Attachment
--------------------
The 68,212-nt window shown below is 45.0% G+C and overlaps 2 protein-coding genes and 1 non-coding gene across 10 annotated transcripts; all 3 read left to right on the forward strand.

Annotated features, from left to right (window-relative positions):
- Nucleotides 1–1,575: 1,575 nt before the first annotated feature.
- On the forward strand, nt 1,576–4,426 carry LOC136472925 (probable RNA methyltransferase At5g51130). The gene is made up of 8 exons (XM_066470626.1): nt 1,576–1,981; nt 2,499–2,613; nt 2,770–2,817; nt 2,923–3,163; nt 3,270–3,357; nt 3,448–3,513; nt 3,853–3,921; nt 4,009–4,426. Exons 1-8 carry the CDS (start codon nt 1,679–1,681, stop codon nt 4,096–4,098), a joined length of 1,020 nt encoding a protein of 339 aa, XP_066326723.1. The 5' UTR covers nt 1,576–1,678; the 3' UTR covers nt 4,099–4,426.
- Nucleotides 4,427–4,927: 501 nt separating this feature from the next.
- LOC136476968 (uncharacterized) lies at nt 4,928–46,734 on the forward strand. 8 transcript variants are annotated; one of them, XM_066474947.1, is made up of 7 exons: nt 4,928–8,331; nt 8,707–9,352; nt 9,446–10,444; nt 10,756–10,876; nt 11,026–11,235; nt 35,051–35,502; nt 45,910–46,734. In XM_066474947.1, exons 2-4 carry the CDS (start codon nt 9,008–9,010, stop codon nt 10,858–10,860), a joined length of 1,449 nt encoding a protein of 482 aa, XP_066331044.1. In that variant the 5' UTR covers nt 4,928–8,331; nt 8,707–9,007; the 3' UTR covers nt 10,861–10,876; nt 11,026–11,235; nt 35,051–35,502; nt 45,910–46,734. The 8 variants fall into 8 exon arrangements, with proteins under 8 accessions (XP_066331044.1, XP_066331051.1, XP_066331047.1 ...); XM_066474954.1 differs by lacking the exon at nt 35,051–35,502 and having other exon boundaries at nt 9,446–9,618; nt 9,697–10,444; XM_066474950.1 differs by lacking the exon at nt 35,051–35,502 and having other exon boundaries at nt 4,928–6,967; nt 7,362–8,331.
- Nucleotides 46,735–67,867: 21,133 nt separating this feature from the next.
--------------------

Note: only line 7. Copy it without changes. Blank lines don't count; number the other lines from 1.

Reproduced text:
- Nucleotides 46,735–67,867: 21,133 nt separating this feature from the next.